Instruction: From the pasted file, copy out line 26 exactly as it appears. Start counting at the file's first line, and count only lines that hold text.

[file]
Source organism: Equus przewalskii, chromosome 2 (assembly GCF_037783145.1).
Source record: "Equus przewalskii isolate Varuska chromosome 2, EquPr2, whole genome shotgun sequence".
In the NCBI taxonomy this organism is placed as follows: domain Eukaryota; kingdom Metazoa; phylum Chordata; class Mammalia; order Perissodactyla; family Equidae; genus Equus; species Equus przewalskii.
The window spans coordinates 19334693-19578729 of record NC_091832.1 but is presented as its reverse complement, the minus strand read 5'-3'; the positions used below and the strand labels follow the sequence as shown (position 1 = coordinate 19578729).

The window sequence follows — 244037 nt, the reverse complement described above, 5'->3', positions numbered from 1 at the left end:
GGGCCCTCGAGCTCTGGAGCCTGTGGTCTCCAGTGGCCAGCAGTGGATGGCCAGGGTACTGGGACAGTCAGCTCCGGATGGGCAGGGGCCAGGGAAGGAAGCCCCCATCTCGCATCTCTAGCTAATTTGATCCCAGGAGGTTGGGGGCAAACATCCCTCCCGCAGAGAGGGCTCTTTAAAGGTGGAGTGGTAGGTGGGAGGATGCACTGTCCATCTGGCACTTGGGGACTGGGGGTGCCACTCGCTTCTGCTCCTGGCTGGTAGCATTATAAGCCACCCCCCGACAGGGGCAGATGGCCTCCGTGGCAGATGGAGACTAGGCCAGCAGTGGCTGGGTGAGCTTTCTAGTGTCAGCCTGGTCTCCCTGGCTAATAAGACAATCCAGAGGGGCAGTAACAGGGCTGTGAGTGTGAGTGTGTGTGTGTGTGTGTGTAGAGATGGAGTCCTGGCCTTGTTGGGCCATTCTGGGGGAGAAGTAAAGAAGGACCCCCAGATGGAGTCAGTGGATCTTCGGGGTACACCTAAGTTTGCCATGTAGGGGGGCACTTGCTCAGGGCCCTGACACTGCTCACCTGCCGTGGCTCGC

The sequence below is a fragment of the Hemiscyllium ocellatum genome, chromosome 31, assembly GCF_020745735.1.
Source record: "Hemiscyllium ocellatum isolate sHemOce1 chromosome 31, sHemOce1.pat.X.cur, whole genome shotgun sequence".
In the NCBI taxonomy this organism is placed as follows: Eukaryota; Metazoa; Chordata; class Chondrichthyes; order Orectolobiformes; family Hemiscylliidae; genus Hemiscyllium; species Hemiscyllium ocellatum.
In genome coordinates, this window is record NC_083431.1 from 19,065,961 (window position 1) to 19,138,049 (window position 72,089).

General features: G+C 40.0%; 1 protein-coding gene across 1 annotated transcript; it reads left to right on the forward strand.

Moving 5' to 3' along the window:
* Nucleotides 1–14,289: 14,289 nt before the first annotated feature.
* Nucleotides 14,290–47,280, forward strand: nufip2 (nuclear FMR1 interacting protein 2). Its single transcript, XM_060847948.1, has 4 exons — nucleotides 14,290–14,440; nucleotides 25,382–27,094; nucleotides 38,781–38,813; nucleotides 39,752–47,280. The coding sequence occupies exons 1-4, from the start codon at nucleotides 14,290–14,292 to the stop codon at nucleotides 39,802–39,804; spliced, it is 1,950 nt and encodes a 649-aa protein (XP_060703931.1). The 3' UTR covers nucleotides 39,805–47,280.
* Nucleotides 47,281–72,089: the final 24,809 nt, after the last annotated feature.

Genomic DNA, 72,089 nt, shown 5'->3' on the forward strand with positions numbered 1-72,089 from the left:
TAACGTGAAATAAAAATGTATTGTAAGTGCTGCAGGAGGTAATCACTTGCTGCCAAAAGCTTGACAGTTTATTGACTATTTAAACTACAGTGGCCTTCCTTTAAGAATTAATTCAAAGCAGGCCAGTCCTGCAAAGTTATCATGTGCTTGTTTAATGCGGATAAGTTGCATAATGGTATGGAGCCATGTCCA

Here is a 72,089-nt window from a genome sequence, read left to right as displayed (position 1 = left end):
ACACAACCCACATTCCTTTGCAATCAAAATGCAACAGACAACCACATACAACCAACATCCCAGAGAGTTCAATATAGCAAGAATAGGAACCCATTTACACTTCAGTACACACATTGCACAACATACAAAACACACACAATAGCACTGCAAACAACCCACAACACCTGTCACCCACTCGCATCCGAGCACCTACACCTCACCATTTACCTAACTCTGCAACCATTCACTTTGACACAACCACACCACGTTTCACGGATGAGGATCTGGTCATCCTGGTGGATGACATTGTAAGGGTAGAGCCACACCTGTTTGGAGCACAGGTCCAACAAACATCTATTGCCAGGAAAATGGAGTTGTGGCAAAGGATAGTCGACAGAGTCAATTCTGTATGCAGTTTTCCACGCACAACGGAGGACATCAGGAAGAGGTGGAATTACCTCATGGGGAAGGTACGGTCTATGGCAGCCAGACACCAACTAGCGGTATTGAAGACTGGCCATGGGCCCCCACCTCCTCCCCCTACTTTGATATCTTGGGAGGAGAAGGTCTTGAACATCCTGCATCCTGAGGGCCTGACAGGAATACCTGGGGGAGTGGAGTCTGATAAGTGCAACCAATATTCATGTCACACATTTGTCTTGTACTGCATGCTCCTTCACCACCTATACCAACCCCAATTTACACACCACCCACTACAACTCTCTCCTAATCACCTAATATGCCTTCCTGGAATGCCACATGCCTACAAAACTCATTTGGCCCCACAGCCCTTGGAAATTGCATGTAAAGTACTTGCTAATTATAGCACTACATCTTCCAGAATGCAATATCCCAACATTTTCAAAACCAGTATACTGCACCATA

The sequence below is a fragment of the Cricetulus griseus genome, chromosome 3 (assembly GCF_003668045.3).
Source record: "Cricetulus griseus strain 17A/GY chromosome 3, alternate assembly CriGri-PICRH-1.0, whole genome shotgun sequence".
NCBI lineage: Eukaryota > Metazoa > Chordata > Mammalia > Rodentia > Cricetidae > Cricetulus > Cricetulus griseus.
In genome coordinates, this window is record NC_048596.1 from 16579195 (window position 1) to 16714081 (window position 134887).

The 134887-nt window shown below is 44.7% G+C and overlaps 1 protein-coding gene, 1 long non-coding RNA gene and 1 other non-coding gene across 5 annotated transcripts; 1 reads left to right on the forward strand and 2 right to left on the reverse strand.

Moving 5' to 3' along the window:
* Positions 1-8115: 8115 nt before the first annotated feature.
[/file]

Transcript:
* Positions 1-8115: 8115 nt before the first annotated feature.